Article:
Long-sought decay of Higgs boson observed

Six years after its discovery, the Higgs boson has at last been observed decaying to fundamental particles known as bottom quarks. The finding, presented today at CERN by the ATLAS and CMS collaborations at the Large Hadron ...

Three ways to travel at (nearly) the speed of light

One hundred years ago today, on May 29, 1919, measurements of a solar eclipse offered verification for Einstein's theory of general relativity. Even before that, Einstein had developed the theory of special relativity, which ...

Scientists observe gravitational anomaly on Earth

Modern physics has accustomed us to strange and counterintuitive notions of reality—especially quantum physics which is famous for leaving physical objects in strange states of superposition. For example, Schrödinger's ...

Hints of extra dimensions in gravitational waves?

Researchers from the Max Planck Institute for Gravitational Physics (Albert Einstein Institute/AEI) in Potsdam found that hidden dimensions – as predicted by string theory – could influence gravitational waves. In a recently ...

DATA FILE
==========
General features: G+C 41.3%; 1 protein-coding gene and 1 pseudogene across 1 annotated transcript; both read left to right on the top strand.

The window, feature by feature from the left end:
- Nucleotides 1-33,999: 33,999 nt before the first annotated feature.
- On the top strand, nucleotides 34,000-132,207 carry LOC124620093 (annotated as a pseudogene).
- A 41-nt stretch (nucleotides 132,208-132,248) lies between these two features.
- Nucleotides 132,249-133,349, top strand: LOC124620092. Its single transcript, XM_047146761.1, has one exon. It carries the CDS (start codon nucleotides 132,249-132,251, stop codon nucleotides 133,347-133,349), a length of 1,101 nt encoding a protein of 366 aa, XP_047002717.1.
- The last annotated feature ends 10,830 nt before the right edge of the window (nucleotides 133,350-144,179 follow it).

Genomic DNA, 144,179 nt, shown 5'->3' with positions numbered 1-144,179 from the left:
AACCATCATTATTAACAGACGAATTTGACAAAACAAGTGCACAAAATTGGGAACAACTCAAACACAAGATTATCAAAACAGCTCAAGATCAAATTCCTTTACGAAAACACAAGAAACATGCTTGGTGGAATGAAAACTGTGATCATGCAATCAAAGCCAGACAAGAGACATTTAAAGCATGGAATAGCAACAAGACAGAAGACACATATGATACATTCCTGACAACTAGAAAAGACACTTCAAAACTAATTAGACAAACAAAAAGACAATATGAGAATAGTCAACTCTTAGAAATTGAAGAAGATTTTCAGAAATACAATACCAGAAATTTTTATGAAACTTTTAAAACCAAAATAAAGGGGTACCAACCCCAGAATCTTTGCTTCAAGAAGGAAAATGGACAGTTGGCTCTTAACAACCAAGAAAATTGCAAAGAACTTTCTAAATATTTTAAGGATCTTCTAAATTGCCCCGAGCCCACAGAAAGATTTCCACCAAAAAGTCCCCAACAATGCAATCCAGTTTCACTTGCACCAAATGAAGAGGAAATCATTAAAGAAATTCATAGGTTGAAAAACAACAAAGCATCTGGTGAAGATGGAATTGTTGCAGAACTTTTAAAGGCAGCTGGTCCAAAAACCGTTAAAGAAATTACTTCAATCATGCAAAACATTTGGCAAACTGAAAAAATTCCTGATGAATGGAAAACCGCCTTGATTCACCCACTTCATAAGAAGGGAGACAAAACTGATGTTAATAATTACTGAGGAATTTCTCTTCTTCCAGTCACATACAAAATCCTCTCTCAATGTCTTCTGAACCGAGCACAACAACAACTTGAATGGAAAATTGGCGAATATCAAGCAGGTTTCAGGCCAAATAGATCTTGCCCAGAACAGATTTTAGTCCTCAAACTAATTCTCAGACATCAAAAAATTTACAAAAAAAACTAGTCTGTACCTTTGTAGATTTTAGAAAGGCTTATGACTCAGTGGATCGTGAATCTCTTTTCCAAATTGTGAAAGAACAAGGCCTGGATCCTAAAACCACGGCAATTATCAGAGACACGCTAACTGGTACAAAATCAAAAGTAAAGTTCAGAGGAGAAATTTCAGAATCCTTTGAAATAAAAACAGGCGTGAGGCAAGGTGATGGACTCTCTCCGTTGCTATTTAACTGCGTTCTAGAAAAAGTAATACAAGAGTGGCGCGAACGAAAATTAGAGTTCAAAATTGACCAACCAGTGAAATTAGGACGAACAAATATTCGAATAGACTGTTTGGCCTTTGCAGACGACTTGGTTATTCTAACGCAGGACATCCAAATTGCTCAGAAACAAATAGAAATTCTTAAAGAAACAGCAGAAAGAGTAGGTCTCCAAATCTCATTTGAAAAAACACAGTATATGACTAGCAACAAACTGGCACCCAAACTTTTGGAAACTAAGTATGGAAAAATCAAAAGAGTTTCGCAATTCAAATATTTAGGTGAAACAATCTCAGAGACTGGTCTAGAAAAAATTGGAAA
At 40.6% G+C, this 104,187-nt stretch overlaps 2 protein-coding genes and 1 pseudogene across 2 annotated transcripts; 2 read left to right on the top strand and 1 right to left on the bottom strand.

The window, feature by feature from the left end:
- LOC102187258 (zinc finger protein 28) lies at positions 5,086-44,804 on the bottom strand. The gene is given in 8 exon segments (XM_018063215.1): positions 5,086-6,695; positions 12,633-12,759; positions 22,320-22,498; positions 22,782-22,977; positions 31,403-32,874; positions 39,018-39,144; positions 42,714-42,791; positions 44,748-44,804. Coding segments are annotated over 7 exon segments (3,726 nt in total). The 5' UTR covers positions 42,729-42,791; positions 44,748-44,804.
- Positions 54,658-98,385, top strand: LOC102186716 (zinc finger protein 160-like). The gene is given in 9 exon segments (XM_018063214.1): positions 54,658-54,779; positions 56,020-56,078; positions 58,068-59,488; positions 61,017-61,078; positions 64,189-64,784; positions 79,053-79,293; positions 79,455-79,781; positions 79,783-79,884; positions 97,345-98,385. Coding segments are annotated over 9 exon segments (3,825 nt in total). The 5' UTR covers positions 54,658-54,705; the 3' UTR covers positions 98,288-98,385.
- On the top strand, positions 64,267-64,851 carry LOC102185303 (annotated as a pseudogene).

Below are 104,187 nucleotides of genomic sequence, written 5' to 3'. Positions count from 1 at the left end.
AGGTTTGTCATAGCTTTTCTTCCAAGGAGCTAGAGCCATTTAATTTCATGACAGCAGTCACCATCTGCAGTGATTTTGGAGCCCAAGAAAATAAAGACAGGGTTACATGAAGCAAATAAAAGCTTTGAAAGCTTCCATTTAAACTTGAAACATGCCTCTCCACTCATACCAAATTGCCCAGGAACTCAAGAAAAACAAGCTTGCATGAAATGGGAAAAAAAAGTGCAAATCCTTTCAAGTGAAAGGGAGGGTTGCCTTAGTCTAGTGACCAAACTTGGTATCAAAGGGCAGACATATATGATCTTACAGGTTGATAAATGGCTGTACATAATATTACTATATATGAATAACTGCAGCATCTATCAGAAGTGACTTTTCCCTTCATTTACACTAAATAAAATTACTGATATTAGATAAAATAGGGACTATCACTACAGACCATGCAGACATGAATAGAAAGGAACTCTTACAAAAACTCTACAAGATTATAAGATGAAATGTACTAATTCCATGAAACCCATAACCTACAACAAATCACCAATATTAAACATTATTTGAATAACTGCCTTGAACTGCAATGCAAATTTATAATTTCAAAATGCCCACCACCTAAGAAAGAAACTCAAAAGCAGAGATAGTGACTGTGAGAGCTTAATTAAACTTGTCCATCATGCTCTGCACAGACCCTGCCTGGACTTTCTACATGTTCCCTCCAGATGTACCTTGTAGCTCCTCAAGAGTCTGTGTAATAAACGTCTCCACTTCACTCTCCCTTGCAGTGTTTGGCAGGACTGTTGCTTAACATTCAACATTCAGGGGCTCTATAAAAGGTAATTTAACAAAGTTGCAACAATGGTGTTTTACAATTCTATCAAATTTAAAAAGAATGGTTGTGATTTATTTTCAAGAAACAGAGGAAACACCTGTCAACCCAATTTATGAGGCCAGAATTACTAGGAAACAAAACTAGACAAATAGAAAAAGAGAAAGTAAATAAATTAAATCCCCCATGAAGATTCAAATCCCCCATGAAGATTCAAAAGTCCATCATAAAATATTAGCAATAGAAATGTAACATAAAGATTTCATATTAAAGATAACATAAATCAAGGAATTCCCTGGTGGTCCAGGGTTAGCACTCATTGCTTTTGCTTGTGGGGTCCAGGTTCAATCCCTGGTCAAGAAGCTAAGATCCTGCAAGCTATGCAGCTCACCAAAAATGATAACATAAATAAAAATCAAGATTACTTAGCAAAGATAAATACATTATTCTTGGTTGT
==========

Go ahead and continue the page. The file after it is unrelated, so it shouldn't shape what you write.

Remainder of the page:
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Large Hadron Collider

Coordinates: 46°14′N 06°03′E / 46.233°N 6.05°E / 46.233; 6.05

The Large Hadron Collider (LHC) is the world's largest and highest-energy particle accelerator, intended to collide opposing particle beams, of either protons at an energy of 7 TeV per particle, or lead nuclei at an energy of 574 TeV per nucleus. The Large Hadron Collider was built by the European Organization for Nuclear Research (CERN) with the intention of testing various predictions of high-energy physics, including the existence of the hypothesized Higgs boson and of the large family of new particles predicted by supersymmetry. It lies in a tunnel 27 kilometres (17 mi) in circumference, as much as 175 metres (570 ft) beneath the Franco-Swiss border near Geneva, Switzerland. It is funded by and built in collaboration with over 10,000 scientists and engineers from over 100 countries as well as hundreds of universities and laboratories.

On 10 September 2008, the proton beams were successfully circulated in the main ring of the LHC for the first time. On 19 September 2008, the operations were halted due to a serious fault between two superconducting bending magnets. Due to the time required to repair the resulting damage and to add additional safety features, the LHC is scheduled to be operational in mid-November 2009.

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